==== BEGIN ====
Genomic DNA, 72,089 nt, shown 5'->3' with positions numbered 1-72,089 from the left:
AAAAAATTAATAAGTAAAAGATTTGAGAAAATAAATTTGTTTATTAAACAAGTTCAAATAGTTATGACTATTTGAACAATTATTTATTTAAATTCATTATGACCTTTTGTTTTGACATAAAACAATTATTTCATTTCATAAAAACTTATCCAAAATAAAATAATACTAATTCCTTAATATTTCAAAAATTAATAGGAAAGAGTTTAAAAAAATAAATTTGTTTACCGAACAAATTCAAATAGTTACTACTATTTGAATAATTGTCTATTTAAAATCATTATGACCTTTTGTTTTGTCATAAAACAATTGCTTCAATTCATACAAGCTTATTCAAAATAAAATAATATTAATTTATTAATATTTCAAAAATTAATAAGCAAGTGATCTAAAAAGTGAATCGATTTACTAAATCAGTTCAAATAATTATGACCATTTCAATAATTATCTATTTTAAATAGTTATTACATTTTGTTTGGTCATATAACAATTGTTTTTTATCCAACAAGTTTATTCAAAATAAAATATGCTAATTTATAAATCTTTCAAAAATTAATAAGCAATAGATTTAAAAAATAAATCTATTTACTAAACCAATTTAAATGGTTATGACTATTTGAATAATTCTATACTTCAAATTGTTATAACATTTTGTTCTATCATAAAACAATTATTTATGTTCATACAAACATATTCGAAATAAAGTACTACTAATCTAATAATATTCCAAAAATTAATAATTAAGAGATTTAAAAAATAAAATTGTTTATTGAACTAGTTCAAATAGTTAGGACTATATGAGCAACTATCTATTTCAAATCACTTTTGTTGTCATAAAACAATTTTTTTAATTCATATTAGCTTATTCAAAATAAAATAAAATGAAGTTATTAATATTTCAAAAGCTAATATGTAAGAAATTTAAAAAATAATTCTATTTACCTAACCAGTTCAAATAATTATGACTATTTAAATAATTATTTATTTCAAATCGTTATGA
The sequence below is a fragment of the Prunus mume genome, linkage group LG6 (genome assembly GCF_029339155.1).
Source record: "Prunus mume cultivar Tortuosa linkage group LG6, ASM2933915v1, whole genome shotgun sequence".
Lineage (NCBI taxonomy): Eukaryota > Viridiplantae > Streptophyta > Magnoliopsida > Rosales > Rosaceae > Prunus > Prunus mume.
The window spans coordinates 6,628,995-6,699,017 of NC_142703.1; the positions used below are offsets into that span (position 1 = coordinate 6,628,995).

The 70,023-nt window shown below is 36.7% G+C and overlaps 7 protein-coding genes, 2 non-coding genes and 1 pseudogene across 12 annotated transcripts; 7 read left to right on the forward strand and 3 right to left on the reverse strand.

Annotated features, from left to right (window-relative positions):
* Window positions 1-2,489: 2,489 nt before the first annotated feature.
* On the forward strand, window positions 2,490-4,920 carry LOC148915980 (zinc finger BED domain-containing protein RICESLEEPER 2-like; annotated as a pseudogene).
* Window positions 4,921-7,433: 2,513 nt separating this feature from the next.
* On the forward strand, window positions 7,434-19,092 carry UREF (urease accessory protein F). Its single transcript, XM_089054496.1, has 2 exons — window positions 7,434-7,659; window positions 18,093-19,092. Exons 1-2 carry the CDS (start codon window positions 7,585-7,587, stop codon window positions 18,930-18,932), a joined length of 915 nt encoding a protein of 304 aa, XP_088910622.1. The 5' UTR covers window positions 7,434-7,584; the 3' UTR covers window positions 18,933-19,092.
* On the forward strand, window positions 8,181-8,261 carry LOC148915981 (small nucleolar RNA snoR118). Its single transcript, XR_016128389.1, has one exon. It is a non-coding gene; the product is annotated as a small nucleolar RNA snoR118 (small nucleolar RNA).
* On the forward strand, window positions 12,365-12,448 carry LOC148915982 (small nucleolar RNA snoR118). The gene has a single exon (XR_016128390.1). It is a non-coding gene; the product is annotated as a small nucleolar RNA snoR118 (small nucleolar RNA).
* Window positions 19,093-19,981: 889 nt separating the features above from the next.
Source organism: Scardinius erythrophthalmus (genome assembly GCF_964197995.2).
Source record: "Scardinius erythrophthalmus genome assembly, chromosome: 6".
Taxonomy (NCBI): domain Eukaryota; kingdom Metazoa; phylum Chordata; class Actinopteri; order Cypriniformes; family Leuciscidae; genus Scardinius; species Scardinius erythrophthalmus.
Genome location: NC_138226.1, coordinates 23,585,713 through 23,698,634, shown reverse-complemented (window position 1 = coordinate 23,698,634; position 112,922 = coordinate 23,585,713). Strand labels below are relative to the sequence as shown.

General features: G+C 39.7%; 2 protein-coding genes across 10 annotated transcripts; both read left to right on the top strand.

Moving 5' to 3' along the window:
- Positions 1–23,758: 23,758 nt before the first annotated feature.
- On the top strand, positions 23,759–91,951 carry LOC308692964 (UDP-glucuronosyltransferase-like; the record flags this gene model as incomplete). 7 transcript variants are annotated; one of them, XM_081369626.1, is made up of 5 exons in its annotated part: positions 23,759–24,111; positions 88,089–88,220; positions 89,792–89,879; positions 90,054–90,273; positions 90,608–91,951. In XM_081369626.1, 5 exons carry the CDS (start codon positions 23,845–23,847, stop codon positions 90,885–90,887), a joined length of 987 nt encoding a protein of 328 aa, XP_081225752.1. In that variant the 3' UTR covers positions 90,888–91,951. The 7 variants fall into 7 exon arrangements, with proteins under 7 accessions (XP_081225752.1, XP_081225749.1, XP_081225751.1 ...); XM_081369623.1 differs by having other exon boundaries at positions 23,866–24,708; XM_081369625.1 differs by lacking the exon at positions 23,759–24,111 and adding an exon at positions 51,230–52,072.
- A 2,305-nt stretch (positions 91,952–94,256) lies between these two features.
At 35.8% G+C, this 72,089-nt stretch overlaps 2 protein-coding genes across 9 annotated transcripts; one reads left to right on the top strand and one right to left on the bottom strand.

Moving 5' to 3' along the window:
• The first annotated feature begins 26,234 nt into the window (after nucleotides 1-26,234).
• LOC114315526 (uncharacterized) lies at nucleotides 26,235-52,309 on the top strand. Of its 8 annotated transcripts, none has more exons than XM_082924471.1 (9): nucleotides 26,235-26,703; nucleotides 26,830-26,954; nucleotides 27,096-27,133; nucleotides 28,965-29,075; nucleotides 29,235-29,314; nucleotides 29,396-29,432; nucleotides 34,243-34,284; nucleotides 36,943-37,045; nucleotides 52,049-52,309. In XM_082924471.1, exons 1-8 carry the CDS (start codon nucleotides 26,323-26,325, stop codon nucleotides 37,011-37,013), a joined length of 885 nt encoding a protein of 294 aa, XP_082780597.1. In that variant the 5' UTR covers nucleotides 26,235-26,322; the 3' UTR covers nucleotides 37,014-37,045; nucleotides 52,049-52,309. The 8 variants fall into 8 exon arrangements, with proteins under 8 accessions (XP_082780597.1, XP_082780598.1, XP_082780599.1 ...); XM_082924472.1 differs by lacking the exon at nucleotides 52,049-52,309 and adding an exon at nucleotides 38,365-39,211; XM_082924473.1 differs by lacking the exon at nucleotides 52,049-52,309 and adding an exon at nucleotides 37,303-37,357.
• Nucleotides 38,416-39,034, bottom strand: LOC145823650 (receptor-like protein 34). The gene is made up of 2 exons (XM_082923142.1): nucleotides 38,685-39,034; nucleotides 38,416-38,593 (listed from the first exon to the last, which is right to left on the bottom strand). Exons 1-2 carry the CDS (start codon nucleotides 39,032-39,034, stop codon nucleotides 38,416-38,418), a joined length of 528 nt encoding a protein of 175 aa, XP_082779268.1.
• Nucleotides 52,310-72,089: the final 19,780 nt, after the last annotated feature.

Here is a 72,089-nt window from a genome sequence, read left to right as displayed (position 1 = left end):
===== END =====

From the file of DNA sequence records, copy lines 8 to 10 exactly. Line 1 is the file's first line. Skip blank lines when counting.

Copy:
Annotated features, from left to right (window-relative positions):
* Window positions 1-2,489: 2,489 nt before the first annotated feature.
* On the forward strand, window positions 2,490-4,920 carry LOC148915980 (zinc finger BED domain-containing protein RICESLEEPER 2-like; annotated as a pseudogene).